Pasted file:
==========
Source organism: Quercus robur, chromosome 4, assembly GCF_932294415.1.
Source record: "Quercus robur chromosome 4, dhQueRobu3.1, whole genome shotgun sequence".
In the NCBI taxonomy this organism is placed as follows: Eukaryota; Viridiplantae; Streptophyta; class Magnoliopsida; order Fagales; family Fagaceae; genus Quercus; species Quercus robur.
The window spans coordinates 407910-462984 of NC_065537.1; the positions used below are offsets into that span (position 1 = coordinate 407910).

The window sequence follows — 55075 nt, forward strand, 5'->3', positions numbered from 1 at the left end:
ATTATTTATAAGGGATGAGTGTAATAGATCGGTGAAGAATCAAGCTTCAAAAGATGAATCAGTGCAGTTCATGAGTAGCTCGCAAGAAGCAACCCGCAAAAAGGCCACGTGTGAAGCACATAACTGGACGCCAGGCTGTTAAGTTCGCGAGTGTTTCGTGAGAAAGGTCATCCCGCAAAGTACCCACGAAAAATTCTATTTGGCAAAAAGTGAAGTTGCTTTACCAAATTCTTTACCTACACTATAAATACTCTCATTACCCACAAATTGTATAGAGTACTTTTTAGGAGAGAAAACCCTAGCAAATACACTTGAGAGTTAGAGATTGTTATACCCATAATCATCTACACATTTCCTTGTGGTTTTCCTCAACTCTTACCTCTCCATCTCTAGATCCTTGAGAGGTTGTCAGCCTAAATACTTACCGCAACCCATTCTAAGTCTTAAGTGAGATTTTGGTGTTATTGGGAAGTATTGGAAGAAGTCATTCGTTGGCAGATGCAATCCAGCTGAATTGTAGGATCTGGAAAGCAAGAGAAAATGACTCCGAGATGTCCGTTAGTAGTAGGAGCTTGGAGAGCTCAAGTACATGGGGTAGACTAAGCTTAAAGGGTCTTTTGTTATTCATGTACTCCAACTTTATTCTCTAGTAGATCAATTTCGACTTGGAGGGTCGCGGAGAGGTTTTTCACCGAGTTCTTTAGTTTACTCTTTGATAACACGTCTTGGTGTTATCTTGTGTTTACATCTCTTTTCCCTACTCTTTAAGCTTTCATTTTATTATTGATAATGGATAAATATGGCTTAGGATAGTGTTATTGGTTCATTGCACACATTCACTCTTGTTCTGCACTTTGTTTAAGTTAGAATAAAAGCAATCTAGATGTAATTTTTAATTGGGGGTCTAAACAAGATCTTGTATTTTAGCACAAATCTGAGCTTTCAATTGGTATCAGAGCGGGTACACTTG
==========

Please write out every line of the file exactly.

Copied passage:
Source organism: Quercus robur, chromosome 4, assembly GCF_932294415.1.
Source record: "Quercus robur chromosome 4, dhQueRobu3.1, whole genome shotgun sequence".
In the NCBI taxonomy this organism is placed as follows: Eukaryota; Viridiplantae; Streptophyta; class Magnoliopsida; order Fagales; family Fagaceae; genus Quercus; species Quercus robur.
The window spans coordinates 407910-462984 of NC_065537.1; the positions used below are offsets into that span (position 1 = coordinate 407910).

The window sequence follows — 55075 nt, forward strand, 5'->3', positions numbered from 1 at the left end:
ATTATTTATAAGGGATGAGTGTAATAGATCGGTGAAGAATCAAGCTTCAAAAGATGAATCAGTGCAGTTCATGAGTAGCTCGCAAGAAGCAACCCGCAAAAAGGCCACGTGTGAAGCACATAACTGGACGCCAGGCTGTTAAGTTCGCGAGTGTTTCGTGAGAAAGGTCATCCCGCAAAGTACCCACGAAAAATTCTATTTGGCAAAAAGTGAAGTTGCTTTACCAAATTCTTTACCTACACTATAAATACTCTCATTACCCACAAATTGTATAGAGTACTTTTTAGGAGAGAAAACCCTAGCAAATACACTTGAGAGTTAGAGATTGTTATACCCATAATCATCTACACATTTCCTTGTGGTTTTCCTCAACTCTTACCTCTCCATCTCTAGATCCTTGAGAGGTTGTCAGCCTAAATACTTACCGCAACCCATTCTAAGTCTTAAGTGAGATTTTGGTGTTATTGGGAAGTATTGGAAGAAGTCATTCGTTGGCAGATGCAATCCAGCTGAATTGTAGGATCTGGAAAGCAAGAGAAAATGACTCCGAGATGTCCGTTAGTAGTAGGAGCTTGGAGAGCTCAAGTACATGGGGTAGACTAAGCTTAAAGGGTCTTTTGTTATTCATGTACTCCAACTTTATTCTCTAGTAGATCAATTTCGACTTGGAGGGTCGCGGAGAGGTTTTTCACCGAGTTCTTTAGTTTACTCTTTGATAACACGTCTTGGTGTTATCTTGTGTTTACATCTCTTTTCCCTACTCTTTAAGCTTTCATTTTATTATTGATAATGGATAAATATGGCTTAGGATAGTGTTATTGGTTCATTGCACACATTCACTCTTGTTCTGCACTTTGTTTAAGTTAGAATAAAAGCAATCTAGATGTAATTTTTAATTGGGGGTCTAAACAAGATCTTGTATTTTAGCACAAATCTGAGCTTTCAATTGGTATCAGAGCGGGTACACTTG